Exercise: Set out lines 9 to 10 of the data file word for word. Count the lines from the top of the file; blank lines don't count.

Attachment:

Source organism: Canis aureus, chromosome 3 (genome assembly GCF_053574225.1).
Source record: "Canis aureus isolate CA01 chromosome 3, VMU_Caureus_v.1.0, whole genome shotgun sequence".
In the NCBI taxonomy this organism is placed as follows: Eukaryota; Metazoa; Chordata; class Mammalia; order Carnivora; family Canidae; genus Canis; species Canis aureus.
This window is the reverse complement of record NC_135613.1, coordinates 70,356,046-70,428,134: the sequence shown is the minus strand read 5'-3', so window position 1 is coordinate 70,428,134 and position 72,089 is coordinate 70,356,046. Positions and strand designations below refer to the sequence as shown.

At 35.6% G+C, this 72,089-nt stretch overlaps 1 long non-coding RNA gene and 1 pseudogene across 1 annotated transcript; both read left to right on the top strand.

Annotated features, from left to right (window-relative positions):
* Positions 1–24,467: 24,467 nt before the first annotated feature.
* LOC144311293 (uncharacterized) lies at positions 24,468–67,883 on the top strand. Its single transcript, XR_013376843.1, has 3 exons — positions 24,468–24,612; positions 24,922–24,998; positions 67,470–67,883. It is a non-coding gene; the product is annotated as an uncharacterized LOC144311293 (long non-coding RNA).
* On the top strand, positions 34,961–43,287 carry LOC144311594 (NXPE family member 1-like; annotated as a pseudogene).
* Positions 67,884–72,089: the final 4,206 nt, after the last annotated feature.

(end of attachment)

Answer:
* On the top strand, positions 34,961–43,287 carry LOC144311594 (NXPE family member 1-like; annotated as a pseudogene).
* Positions 67,884–72,089: the final 4,206 nt, after the last annotated feature.